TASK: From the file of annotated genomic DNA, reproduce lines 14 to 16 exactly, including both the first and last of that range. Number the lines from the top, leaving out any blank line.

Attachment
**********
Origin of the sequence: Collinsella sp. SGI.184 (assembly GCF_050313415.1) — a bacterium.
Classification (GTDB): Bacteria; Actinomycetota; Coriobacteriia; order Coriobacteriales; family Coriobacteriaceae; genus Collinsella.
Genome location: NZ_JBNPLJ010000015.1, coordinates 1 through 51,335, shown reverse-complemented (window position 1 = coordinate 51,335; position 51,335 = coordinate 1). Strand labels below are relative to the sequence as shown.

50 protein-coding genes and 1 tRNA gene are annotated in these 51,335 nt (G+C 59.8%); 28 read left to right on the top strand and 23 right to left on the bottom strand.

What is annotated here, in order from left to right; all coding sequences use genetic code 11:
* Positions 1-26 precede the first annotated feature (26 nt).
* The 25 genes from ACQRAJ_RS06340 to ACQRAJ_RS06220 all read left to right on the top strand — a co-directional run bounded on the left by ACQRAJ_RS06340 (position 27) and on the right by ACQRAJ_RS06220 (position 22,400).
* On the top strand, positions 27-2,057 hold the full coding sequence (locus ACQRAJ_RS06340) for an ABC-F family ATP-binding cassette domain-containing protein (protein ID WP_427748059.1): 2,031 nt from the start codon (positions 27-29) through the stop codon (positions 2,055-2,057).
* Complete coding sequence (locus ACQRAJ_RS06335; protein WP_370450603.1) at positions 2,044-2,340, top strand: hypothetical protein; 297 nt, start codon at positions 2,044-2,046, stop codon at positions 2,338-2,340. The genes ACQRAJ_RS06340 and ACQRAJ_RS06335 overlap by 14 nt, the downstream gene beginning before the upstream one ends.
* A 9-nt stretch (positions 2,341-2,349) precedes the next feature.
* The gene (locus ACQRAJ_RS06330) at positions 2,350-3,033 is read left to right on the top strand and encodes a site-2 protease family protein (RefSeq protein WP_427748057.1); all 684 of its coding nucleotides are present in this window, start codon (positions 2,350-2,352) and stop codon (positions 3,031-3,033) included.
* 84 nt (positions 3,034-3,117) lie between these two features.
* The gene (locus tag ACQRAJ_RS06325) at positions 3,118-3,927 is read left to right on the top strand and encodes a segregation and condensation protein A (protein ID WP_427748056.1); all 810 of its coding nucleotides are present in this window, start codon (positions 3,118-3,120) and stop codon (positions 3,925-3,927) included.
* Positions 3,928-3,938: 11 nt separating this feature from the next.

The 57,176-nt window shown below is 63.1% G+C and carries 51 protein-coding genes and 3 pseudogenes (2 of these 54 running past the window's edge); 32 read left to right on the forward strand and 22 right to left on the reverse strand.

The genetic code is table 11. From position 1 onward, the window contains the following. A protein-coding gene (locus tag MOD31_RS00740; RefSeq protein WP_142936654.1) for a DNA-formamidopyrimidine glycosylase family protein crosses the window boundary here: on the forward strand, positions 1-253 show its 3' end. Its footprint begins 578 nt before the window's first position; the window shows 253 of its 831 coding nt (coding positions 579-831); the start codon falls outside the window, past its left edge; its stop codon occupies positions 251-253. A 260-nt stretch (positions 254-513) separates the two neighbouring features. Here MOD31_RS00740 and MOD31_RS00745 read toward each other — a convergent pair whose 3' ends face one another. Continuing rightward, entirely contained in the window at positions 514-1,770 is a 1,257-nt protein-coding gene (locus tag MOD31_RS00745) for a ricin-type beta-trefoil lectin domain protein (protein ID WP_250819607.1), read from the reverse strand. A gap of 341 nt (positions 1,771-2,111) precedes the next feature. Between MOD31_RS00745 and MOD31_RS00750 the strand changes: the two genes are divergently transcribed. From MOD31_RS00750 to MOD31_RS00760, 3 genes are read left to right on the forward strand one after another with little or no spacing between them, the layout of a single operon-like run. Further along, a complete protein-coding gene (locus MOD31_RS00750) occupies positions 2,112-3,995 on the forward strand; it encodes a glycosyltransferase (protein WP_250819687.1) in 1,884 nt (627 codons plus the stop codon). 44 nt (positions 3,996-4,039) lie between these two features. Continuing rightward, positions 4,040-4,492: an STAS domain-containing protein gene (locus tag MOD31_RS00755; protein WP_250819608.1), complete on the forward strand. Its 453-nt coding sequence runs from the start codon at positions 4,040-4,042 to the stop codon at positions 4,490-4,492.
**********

* Positions 3,928-3,938: 11 nt separating this feature from the next.

The 57,176-nt window shown below is 63.1% G+C and carries 51 protein-coding genes and 3 pseudogenes (2 of these 54 running past the window's edge); 32 read left to right on the forward strand and 22 right to left on the reverse strand.

The genetic code is table 11. From position 1 onward, the window contains the following. A protein-coding gene (locus tag MOD31_RS00740; RefSeq protein WP_142936654.1) for a DNA-formamidopyrimidine glycosylase family protein crosses the window boundary here: on the forward strand, positions 1-253 show its 3' end. Its footprint begins 578 nt before the window's first position; the window shows 253 of its 831 coding nt (coding positions 579-831); the start codon falls outside the window, past its left edge; its stop codon occupies positions 251-253. A 260-nt stretch (positions 254-513) separates the two neighbouring features. Here MOD31_RS00740 and MOD31_RS00745 read toward each other — a convergent pair whose 3' ends face one another. Continuing rightward, entirely contained in the window at positions 514-1,770 is a 1,257-nt protein-coding gene (locus tag MOD31_RS00745) for a ricin-type beta-trefoil lectin domain protein (protein ID WP_250819607.1), read from the reverse strand. A gap of 341 nt (positions 1,771-2,111) precedes the next feature. Between MOD31_RS00745 and MOD31_RS00750 the strand changes: the two genes are divergently transcribed. From MOD31_RS00750 to MOD31_RS00760, 3 genes are read left to right on the forward strand one after another with little or no spacing between them, the layout of a single operon-like run. Further along, a complete protein-coding gene (locus MOD31_RS00750) occupies positions 2,112-3,995 on the forward strand; it encodes a glycosyltransferase (protein WP_250819687.1) in 1,884 nt (627 codons plus the stop codon). 44 nt (positions 3,996-4,039) lie between these two features. Continuing rightward, positions 4,040-4,492: an STAS domain-containing protein gene (locus tag MOD31_RS00755; protein WP_250819608.1), complete on the forward strand. Its 453-nt coding sequence runs from the start codon at positions 4,040-4,042 to the stop codon at positions 4,490-4,492.